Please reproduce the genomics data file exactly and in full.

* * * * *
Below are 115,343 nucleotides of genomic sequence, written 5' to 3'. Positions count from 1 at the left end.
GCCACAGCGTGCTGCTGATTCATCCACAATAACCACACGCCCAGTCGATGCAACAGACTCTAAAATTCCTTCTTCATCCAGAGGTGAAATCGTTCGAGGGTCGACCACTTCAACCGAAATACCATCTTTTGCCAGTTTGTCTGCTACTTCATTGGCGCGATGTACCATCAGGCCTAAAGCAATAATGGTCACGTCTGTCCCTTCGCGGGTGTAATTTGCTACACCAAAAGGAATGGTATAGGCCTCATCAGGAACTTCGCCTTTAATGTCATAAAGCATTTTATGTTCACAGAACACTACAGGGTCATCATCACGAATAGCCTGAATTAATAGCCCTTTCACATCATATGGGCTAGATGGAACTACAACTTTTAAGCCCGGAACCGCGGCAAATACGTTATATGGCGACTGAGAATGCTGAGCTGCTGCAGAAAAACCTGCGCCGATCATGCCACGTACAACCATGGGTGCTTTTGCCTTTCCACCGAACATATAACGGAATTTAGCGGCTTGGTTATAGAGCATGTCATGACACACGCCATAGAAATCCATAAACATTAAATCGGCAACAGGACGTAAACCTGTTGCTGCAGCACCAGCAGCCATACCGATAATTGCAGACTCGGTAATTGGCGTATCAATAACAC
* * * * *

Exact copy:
Below are 115,343 nucleotides of genomic sequence, written 5' to 3'. Positions count from 1 at the left end.
GCCACAGCGTGCTGCTGATTCATCCACAATAACCACACGCCCAGTCGATGCAACAGACTCTAAAATTCCTTCTTCATCCAGAGGTGAAATCGTTCGAGGGTCGACCACTTCAACCGAAATACCATCTTTTGCCAGTTTGTCTGCTACTTCATTGGCGCGATGTACCATCAGGCCTAAAGCAATAATGGTCACGTCTGTCCCTTCGCGGGTGTAATTTGCTACACCAAAAGGAATGGTATAGGCCTCATCAGGAACTTCGCCTTTAATGTCATAAAGCATTTTATGTTCACAGAACACTACAGGGTCATCATCACGAATAGCCTGAATTAATAGCCCTTTCACATCATATGGGCTAGATGGAACTACAACTTTTAAGCCCGGAACCGCGGCAAATACGTTATATGGCGACTGAGAATGCTGAGCTGCTGCAGAAAAACCTGCGCCGATCATGCCACGTACAACCATGGGTGCTTTTGCCTTTCCACCGAACATATAACGGAATTTAGCGGCTTGGTTATAGAGCATGTCATGACACACGCCATAGAAATCCATAAACATTAAATCGGCAACAGGACGTAAACCTGTTGCTGCAGCACCAGCAGCCATACCGATAATTGCAGACTCGGTAATTGGCGTATCAATAACAC